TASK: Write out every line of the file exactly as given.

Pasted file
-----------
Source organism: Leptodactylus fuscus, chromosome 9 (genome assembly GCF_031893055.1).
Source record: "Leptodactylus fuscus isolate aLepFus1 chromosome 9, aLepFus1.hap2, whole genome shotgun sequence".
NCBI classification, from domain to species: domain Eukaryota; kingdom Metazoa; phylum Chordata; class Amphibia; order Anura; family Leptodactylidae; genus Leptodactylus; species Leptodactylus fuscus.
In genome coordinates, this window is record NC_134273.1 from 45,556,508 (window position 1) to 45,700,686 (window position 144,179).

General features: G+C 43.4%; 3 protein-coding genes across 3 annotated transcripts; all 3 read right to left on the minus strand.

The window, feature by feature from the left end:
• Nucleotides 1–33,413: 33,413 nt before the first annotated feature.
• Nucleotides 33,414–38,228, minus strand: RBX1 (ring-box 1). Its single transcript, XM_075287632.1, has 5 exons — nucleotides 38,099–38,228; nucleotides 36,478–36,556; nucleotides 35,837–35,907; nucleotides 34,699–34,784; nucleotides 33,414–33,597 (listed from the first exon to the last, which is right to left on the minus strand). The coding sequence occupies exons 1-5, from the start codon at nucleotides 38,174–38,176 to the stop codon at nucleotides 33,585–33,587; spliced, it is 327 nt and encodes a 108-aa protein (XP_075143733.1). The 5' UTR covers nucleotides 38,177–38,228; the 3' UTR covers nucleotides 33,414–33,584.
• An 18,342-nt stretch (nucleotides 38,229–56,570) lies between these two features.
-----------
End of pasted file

Source organism: Leptodactylus fuscus, chromosome 9 (genome assembly GCF_031893055.1).
Source record: "Leptodactylus fuscus isolate aLepFus1 chromosome 9, aLepFus1.hap2, whole genome shotgun sequence".
NCBI classification, from domain to species: domain Eukaryota; kingdom Metazoa; phylum Chordata; class Amphibia; order Anura; family Leptodactylidae; genus Leptodactylus; species Leptodactylus fuscus.
In genome coordinates, this window is record NC_134273.1 from 45,556,508 (window position 1) to 45,700,686 (window position 144,179).

General features: G+C 43.4%; 3 protein-coding genes across 3 annotated transcripts; all 3 read right to left on the minus strand.

The window, feature by feature from the left end:
• Nucleotides 1–33,413: 33,413 nt before the first annotated feature.
• Nucleotides 33,414–38,228, minus strand: RBX1 (ring-box 1). Its single transcript, XM_075287632.1, has 5 exons — nucleotides 38,099–38,228; nucleotides 36,478–36,556; nucleotides 35,837–35,907; nucleotides 34,699–34,784; nucleotides 33,414–33,597 (listed from the first exon to the last, which is right to left on the minus strand). The coding sequence occupies exons 1-5, from the start codon at nucleotides 38,174–38,176 to the stop codon at nucleotides 33,585–33,587; spliced, it is 327 nt and encodes a 108-aa protein (XP_075143733.1). The 5' UTR covers nucleotides 38,177–38,228; the 3' UTR covers nucleotides 33,414–33,584.
• An 18,342-nt stretch (nucleotides 38,229–56,570) lies between these two features.